The US Food and Drug Administration (FDA) last month warned against taking hydroxychloroquine for coronavirus outside a clinical trial or hospital because it could cause abnormal heart rhythms.
Prof Llewelyn, professor in infectious diseases at Brighton and Sussex Medical School, said he was fearful that Mr Trump’s enthusiasm for the drug could be counterproductive and deter some from taking part in the trial.
“It makes it very difficult,” he told The Telegraph. “When you are running a clinical trial what you want is balance. We are working to a perfectly reasonable hypothesis, but until we run the trial we simply don’t know if it works.
“When you get the kind of statements we are seeing [from Mr Trump] you get some people saying what the hell, I want to try it. Others start pushing back – you get a lot of publicity saying people might die when in fact its very safe if used in the right way.”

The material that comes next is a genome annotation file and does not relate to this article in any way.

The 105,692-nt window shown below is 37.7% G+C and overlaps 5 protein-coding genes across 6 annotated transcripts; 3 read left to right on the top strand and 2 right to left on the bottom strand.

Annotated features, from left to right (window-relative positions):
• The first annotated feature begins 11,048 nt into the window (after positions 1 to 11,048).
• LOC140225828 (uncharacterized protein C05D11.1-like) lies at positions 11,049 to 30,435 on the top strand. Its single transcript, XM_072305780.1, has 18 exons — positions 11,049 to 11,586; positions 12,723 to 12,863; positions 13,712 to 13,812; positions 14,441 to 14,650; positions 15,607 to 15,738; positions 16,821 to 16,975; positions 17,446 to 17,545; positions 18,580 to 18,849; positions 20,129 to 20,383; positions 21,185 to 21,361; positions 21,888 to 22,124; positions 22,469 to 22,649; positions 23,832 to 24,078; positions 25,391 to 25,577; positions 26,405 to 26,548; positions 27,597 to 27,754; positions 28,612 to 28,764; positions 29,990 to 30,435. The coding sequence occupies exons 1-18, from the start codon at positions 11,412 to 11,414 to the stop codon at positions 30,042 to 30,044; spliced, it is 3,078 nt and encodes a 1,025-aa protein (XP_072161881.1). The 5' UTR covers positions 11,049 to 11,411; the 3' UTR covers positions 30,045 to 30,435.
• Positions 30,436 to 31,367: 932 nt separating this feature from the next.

Accord Healthcare, a UK-based medicines manufacturer, has donated over two million tablets to enable the trial to go ahead.
Dr Anthony Grosso, the vice president and head of scientific affairs at Accord Europe and MENA, said: “Based on the known pharmacology of hydroxychloroquine, coupled with the emerging knowledge surrounding SARS-CoV-2 viral replication and Covid-19 pathophysiology, we were very keen to test the effectiveness of this molecule in a preventative rather than late-stage treatment setting.
“A large-scale, prospective, randomised, double-blind clinical trial in a high-risk setting is the only way to robustly determine if this medicine can lessen or prevent human infection.
“Previous studies have not adequately tested this hypothesis, and the results of COPCOV are therefore of critical importance to public health.”